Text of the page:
Boat Refugees in Sicily
In the year 2014, the number of so-called boat refugees reached over 170,000 people and rose in the year 2017, to 199.356 refugees who were arriving on the coast of Sicily from across the Mediterranean.
In 2018, in contrast, only 23,270 refugees were stranded on the coast of Sicily. A shockingly low number, which had nothing to do with a supposed decline in the migration movement, but rather quite clearly with the political decisions and measures taken at an EU and Italian level. Through agreements with transit countries such as Libya – destroyed by anarchy and civil war – enormous migration bottlenecks have emerged, accompanied by boundless human rights violations against migrants and refugees.
“The readiness of the EU to spend money working together with armed militias and corrupt governments ‘elsewhere’ while consciously allowing for migrants to be held captive or drowned at sea, is a clear refusal of a responsibility towards human rights.”
Afterall, the decision by the Italian government to close the ports led to an increase in the number of migrants who were brought back to the coast of Libya: in total, since June 2018, there have been over 10,000 people captured at sea from the Libyan coastal guard, ever since the “politics of closed ports” has been in effect. Still, people are attempting to come to Europe over the Mediterranean Sea. Their misery – after an often long and traumatic journey – is so high, that even the most terrible stories of the journey to Sicily no longer discourage them. Through the criminalization of emergency sea rescue, seafarers and NGOs and their rescue ships are also jeopardized. This policy, which clearly increases death in the Mediterranean Sea, came to an end with the new regime in Italy since mid-September of 2019. A resumption of the systematic state-run emergency sea rescue in the south of the Mediterranean is all the more urgent as more people continue to drown.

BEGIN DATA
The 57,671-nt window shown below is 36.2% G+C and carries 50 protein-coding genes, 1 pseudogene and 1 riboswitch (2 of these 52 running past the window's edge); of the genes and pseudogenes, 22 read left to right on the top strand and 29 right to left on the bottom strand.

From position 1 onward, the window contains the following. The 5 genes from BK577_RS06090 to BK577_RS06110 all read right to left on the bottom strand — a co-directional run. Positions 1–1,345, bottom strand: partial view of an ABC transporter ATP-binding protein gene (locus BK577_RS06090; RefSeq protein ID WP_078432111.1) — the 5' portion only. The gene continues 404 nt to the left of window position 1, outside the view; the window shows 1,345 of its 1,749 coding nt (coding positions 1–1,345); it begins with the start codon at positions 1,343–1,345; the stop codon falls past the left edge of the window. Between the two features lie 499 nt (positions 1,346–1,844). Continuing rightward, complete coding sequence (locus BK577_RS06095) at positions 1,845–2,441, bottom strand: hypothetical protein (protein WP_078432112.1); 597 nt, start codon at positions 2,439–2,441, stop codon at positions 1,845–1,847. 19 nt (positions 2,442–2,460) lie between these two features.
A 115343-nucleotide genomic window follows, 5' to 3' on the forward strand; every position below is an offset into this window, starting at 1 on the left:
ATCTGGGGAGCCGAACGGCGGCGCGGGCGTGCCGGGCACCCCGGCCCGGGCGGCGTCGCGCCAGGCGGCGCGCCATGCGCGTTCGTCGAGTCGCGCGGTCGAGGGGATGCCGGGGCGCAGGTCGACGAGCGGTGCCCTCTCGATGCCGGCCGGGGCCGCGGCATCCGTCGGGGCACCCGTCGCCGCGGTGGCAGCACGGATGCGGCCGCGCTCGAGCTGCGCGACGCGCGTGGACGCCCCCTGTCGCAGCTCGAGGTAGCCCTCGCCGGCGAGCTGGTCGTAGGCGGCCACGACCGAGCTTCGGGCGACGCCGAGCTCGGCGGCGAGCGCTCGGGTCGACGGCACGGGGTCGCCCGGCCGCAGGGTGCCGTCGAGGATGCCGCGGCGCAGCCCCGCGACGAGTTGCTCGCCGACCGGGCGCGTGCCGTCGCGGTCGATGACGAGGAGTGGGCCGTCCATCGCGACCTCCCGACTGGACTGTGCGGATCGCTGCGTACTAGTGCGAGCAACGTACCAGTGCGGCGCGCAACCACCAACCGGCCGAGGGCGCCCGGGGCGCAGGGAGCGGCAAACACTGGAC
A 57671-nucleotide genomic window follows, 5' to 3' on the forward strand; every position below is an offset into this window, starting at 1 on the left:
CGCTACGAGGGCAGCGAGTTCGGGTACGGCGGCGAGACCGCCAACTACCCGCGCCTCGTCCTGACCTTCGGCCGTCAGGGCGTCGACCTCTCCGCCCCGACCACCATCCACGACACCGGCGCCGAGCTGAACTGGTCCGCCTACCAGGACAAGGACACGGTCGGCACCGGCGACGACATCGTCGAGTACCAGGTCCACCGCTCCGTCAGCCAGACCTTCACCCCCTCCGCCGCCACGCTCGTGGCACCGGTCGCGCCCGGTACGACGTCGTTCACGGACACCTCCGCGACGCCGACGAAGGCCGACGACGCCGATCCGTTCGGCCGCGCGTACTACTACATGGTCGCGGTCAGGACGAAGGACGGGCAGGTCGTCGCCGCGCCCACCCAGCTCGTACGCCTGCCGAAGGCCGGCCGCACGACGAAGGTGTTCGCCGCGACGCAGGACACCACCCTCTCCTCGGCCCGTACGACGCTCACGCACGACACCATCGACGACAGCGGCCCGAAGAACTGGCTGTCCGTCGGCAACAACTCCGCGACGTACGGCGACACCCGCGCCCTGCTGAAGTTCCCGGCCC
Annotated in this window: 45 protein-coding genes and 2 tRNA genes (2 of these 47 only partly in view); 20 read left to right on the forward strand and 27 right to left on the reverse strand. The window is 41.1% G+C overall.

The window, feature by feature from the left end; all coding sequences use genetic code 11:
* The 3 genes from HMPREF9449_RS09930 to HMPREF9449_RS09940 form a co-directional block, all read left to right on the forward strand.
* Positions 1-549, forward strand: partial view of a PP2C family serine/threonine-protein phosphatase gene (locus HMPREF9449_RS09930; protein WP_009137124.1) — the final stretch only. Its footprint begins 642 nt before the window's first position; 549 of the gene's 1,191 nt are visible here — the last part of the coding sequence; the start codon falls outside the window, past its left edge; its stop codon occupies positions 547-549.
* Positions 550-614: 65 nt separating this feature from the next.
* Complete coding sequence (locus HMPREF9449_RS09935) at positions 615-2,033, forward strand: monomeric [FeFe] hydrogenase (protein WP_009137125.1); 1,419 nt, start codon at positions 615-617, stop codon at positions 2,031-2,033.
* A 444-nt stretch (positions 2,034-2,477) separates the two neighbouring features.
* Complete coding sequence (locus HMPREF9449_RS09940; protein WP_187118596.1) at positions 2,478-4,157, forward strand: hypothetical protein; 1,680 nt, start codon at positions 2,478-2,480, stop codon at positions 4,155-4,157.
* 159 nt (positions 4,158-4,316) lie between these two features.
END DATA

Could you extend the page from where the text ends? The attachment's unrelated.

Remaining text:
“If we do not intervene soon, there will be a sea of blood.” This is how Carlotta Sami, the speaker for the UN refugee agency UNHCR in Italy, described the challenge and the urgency of the situation in the Mediterranean between Libya, Tunisia and Sicily. If one were to look back almost nine years, it becomes apparent that despite several appeals, very little has changed:
“I’m becoming more convinced that European policies on immigration consider this offering of human lives as a way to restrict the flows of people, or even as a deterrent. But, if for these people a trip on a boat is still the only possibility of hope, I believe that their death at sea must be a reason for Europe to feel ashamed and dishonoured.”
Among the few who reached the coast of Sicily in 2018, there are many persons in need of protection: unaccompanied minors (3,536 in the year of 2018), pregnant women or women with under-aged children, victims of torture, slavery and extreme exploitation. The stay in Italy should minimize these conditions, this is not always the case, however. The lack of specific services and support measures or the interruptions of access to services as well as the sharpened insecurity regarding their legal status count among the main reasons. An additional difficulty is that most people see Sicily more like a transit than a place of refuge and either try to end up in the north of the county or in another European country.
Sicily as a space of immigration and refuge or as a gateway for Europe?